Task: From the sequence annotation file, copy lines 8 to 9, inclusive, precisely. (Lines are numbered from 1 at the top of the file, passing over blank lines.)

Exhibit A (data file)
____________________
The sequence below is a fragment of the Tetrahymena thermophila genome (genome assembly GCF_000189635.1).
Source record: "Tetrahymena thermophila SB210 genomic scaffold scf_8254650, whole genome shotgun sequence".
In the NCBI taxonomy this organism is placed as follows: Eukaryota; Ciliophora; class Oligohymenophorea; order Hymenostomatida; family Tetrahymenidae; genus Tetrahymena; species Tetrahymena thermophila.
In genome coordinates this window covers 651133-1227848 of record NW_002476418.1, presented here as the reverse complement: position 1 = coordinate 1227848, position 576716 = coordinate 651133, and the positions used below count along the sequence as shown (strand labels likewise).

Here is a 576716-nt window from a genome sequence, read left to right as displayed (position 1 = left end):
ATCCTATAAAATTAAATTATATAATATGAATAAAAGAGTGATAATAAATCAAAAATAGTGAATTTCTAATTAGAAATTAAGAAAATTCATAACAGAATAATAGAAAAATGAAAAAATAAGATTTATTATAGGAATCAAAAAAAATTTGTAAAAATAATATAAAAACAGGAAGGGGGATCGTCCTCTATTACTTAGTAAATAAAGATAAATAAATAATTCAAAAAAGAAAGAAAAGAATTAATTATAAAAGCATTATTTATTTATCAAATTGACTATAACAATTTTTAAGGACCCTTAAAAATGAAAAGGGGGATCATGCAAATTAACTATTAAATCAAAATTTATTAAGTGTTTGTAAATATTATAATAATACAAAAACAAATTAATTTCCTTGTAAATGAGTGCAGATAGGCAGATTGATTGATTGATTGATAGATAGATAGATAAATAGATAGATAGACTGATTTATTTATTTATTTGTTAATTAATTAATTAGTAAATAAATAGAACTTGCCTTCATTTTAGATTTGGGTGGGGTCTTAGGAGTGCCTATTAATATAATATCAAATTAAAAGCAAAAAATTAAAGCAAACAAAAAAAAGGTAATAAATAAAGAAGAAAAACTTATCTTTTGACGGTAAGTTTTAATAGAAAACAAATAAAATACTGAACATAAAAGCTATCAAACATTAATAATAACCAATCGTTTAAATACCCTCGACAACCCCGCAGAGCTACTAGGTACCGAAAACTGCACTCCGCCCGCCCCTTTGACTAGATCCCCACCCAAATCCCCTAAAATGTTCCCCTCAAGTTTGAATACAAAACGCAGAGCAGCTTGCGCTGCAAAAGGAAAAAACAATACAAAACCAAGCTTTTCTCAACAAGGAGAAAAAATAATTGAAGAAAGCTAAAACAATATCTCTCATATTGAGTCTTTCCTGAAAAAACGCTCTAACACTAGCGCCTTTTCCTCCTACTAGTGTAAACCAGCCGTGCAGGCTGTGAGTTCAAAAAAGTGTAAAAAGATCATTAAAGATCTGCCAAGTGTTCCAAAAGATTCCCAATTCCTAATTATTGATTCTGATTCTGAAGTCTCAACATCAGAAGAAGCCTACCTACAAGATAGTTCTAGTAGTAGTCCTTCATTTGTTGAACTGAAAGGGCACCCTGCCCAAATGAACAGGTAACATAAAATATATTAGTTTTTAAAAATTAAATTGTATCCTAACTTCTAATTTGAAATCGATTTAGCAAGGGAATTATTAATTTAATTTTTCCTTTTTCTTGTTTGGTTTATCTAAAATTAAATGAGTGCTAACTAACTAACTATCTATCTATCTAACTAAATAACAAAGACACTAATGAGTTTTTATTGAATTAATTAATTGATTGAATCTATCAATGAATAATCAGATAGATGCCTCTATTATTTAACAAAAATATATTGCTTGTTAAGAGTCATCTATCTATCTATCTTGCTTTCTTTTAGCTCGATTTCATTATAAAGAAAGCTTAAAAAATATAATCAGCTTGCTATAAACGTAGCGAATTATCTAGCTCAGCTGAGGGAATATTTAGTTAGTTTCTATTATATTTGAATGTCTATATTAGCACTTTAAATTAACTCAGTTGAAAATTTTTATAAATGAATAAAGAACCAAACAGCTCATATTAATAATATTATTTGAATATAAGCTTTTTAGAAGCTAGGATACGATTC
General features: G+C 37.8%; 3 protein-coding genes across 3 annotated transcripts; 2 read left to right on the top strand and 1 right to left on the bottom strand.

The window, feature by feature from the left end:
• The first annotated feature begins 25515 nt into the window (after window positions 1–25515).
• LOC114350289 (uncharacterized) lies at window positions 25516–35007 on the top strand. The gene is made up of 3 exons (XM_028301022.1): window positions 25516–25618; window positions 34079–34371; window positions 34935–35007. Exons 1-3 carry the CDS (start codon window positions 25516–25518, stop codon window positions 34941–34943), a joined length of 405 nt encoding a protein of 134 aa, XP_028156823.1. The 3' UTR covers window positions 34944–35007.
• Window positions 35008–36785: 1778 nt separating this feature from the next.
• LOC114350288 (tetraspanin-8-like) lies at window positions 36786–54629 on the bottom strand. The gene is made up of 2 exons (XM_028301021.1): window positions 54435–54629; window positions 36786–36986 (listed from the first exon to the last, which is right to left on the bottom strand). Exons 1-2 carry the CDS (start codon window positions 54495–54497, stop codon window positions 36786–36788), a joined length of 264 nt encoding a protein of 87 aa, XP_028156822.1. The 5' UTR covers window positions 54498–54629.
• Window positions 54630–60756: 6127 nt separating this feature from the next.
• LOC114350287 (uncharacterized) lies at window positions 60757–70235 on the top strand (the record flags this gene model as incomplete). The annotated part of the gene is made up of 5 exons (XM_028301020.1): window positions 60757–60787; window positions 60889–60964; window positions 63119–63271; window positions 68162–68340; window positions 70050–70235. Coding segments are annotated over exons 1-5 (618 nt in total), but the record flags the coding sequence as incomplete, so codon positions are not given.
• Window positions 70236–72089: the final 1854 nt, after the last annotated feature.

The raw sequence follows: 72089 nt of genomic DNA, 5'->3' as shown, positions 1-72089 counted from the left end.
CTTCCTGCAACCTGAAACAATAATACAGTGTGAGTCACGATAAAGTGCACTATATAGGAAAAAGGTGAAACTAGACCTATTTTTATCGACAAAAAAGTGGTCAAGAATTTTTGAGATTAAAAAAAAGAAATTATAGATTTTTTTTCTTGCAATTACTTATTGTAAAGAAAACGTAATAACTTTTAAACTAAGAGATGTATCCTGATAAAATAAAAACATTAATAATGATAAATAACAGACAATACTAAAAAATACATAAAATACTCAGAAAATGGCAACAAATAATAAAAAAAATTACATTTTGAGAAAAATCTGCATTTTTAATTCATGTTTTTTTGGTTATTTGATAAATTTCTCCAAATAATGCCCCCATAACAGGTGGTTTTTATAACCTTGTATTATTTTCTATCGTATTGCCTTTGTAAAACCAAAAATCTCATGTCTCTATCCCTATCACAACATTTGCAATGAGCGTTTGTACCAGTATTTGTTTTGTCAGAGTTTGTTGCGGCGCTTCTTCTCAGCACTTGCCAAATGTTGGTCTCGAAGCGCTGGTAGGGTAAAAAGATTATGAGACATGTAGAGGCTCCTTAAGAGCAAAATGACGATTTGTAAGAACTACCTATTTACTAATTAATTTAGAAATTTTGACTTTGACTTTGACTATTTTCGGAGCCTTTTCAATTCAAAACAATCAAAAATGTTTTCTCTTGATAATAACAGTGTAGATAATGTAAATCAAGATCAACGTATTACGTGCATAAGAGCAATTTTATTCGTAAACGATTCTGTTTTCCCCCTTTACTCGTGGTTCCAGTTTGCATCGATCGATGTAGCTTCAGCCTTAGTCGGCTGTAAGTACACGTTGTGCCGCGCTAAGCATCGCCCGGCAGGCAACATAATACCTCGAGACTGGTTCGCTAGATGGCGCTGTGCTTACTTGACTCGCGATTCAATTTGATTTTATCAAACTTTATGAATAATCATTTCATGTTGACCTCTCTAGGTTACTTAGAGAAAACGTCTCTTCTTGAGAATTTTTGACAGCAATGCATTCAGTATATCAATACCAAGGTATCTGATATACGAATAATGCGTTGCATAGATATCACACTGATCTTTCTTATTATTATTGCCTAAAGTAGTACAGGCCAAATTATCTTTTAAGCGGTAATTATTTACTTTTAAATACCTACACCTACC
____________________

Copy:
The window, feature by feature from the left end:
• The first annotated feature begins 25515 nt into the window (after window positions 1–25515).